I do feel the need to highlight the plastic problem we are all becoming more aware of. I can’t begin to tell you the amount of plastic straws, bottles, bottle tops and other rubbish that I collected and put in the bin. I made sure on each visit to the beach that I did a #2minutebeachclean
Mum was snorkelling one day and saw a floating plastic bag and could see how they are mistaken for jellyfish. She squashed it down in her hand to take back to shore and the sea said ‘thank you’, by rewarding her with a splendid view of a sea cucumber.
We saw an absolute abundance of insects; there was hawkmoths, a praying mantis that nearly fell into Dad’s breakfast yogurt and another that fell in the pool – they are amazing beasts. A cicada, which you don’t usually see, you usually just hear their loud churring, a really big millipdede, a beetle, big crickets/grasshoppers. Lots of beautiful butterflies, including a clouded yellow, a swallowtail and quite a big group of monarchs in the same area
Wow there were some really cool lizards, especially the big bearded dragons, they are really exotic. I mean you do get lizards in the UK, you just don’t see them in the same numbers and size that you do in Cyprus.
We didn’t see that many mammals really, though we had great views of some big bats and (maybe) wild goats climbing on the rocky bit of the Akamas coastline.
Our rescue dog, Buddy, came from Cyprus, so we expected to see loads of homeless dogs, but the big problem seems to be with cats; they were everywhere. This one took a particular shine to me and I was quite fond of him too. He jumped right on my knee and seemed rather happy, purring away!
Fruit and veg
On the walk to the beach the air was thick with sensational smells, such as, jasmine, rosemary and oregano. We passed rows and rows of citrus trees. laden with pomelos, grapefruits, limes, lemons and mandarins. We sampled them as they were for sale at the side of the road and given out at the end of a restaurant meal. Our apartments were surrounded by the most beautiful planting, where I had my first glimpse of a pomegranate tree and views of bananas growing out of the bedroom window!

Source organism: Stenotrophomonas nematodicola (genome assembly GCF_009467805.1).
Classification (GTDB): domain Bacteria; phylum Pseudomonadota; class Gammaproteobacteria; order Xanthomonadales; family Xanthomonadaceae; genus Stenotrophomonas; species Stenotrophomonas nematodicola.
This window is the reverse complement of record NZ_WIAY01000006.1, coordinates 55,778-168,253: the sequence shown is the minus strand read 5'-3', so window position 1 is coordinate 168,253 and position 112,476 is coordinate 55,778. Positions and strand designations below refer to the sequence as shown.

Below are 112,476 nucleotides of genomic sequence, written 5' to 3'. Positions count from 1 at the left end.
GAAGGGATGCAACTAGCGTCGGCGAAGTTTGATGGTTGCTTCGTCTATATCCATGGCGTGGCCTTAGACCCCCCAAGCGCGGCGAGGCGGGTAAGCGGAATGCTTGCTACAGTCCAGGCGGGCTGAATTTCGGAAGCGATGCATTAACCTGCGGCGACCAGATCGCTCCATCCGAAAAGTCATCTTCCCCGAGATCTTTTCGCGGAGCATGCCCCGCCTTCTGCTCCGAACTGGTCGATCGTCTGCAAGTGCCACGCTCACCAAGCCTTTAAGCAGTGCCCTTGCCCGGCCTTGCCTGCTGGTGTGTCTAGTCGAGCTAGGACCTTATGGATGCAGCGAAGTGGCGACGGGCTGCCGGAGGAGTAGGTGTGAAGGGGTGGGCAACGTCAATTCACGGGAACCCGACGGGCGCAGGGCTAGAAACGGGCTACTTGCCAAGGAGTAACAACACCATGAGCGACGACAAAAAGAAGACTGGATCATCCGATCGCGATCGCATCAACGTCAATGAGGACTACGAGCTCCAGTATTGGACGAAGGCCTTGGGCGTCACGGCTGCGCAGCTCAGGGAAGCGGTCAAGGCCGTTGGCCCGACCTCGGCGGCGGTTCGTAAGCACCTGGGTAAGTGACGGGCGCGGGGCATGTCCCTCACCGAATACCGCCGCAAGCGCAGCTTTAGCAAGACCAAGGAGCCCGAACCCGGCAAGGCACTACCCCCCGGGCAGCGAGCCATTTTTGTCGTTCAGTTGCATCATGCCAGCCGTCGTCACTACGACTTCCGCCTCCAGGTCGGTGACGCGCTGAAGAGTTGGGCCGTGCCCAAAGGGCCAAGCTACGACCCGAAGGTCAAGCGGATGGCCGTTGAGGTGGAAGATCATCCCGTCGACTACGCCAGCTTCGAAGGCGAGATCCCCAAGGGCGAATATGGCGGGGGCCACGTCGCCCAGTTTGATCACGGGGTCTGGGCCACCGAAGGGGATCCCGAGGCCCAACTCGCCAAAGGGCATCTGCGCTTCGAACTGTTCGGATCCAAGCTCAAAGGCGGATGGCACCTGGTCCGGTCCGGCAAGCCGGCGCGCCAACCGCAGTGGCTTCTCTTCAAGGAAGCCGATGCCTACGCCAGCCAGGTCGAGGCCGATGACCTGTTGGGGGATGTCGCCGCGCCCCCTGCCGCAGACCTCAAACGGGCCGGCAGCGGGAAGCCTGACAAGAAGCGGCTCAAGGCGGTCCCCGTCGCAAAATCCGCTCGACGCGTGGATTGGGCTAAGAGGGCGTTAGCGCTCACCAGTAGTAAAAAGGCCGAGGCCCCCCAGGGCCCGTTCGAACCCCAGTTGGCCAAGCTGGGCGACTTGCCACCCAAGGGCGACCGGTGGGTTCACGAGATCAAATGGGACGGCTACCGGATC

It was a traditional, small working town where we stayed and you could tell agriculture still played an important part. It was really quiet and residents were busy bringing in their crops. We saw butternut squash drying out, olives being harvested and aubergines growing in small plots.
We visited the Herb Garden Restaurant where the heady smells of basil made our mouths water. How wonderful to watch the chef nip in to the garden and harvest huge bunches of basil, grapefruits and rosemary. Later, sampling traditional dishes, where some simple grilled veg drizzled in basil oil, became the star of the show – sublime!
Holidays like this make you feel great, the little routines you do, all the exercise you get, scenery that takes your breath away, swimming in the sea, walking everywhere, great, local food, it just makes you feel alive and gives you good vibes!
Back to reality
I’ve had to get my head down at school since my return, as it’s been really full on – straight back to tests, assessments and homework – I have to admit to staring out of the window at times, dreaming of water as deep as forever!